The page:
There are a lot of warning signs to this story, that I wish I had taken more seriously. Maybe this could have been avoided. But I’d been traveling for about 5 months, and had gotten really comfortable..too comfortable apparently. Moral of the story is, always trust your instincts!
I was traveling on the main tourist track through Cambodia with my friend Helen. We started in Siem Reap, and had a great time there. It’s very cute and walkable. There’s tons of adorable bars and $1 smoothie stands everywhere. We went to this amazing frozen yogurt shop every night called Project Y. Overall, we were having a great time, and expected the same thing of Phnom Penh, our next stop.
But when we arrived, I disliked the city right away. It just had a feeling to it that I knew wasn’t me, and I felt uneasy and wanted to leave. On our first day, we just walked around. It was super hot and there wasn’t anything great to see.
Strangely, nearly every time one of us had our phone out getting directions or taking a picture, a Cambodian man would come up to us and tell us to be careful with our phones. It happened at least 5 times. It was eerie and, honestly, made me wonder if those men were trying to trick us or something. I didn’t like it.
The next night, we decided to go to a night club called Pontoon Club. We had been going to bed early every night, so thought it might be fun to go dancing and stay out a bit later. We heard from others that this night club was a bit sketchy, so we were already very on guard. We just had a couple drinks, and danced, carefully holding our purses next to us.
On our way home, we turned onto a main street to get back to our hostel, Base Villa. This street was very busy and thriving during the day, but at night, it felt scary. It was the only leg of the walk that felt this way. I turned to Helen and said we need to be careful on this street. I was expecting a person to come up to us, maybe, so I was watching for that. But I wasn’t expecting what happened next….
Helen and I were walked side by side, briskly trying to get down this street. All of a sudden, a motorbike was next to me, and a tuk tuk was next to Helen, blocking us in together. Within a split second, they had cut my purse away from my body and were gone.
Then it was all quite dramatic. Once I realized what had happened I started screaming “they stole my purse!” I starting running after them (futile) but tripped and fell on the ground (I’ve never been very athletic.) A nice tuk tuk driver stopped and picked us up and drove after them (this was a bad idea because they could have been in on the scheme as well, but in my panic, I wasn’t really thinking). Anyways, there was really no hope of catching them…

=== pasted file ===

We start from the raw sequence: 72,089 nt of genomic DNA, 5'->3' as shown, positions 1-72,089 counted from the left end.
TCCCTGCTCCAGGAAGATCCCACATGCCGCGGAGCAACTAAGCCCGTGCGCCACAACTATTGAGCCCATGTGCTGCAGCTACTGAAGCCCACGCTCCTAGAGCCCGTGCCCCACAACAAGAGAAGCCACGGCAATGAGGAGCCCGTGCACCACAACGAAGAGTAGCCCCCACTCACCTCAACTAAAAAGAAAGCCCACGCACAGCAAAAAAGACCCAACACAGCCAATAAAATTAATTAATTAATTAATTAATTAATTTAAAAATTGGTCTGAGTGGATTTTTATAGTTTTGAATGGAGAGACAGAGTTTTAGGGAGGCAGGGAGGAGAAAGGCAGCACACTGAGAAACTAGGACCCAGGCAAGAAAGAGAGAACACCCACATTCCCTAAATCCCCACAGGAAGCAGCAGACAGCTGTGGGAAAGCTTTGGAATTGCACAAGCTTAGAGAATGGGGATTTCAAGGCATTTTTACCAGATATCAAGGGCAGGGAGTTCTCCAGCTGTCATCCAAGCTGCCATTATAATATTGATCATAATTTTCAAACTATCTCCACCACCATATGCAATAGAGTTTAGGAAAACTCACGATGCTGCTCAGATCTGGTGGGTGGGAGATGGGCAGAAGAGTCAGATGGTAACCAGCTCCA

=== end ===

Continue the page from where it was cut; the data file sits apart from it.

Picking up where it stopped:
I had heard of this happening before the trip, but motorbikes are everywhere. You get so accustomed to their presence. I never expected this, and it happened so so fast.
I lost my wallet with my license, credit card, debit card, $30, and my iPhone (luckily I had my iPhone data entirely backed up on iCloud). So then ensued the awful walk back home, the people at our hostel telling us there’s no point in contacting the police unless I had phone insurance (which I didn’t), staying up late calling my bank, canceling my cards, changing all my passwords….
I had another credit card hidden in my backpack in case something like this happened, but it was of very little use. It has high international transaction fees, and after hours on the phone with my bank, was still unable to withdraw money from an ATM with this card. Luckily, Helen generously lent me some cash so I could survive a few weeks while I waited for my new debit and credit cards to reach me in Laos (thank you mom for sending them!).
Later, I learned from other friends that Cambodia is very known for petty theft. So please be careful when traveling there. Although this can and does, of course, happen many places in SE Asia! And speaking of….
I mentioned in my blog post “How to Pack for a Year-long Warm-weather Trip Abroad,” that I purchased and have been using this purse specifically designed for travel. One of the ways it’s designed for travel is that the straps cannot be cut through. Seems great, except that….had I been wearing this purse when the incident happened, likely I would have been jerked forward, and dragged on the ground until the purse finally slipped off me (this actually happened to a friend of a friend in Bali). Luckily (I think), I was wearing a very cheap purse I had purchased at a market in Chiang Mai, so it cut away from my body easily. Now, I’m back to wearing my travel purse, but I’m really not sure how I feel about it now! I keep it tightly held to my body when I walk around so that no one can grab the straps.
The safest bet is probably to carry a cheap bag with a bit of cash in it, and keep your phone, cards, and more cash in a money belt around your waist. But I know that that is really quite inconvenient.
Whatever you decide to do, I hope this story can inform your decision. Stay safe and vigilant!
P.S. This is nothing against Cambodia! Helen and I had a wonderful time there (which I will detail in a future blog post), and actually most of the Cambodians I met were the most hospitable people I’ve met my entire time in SE Asia.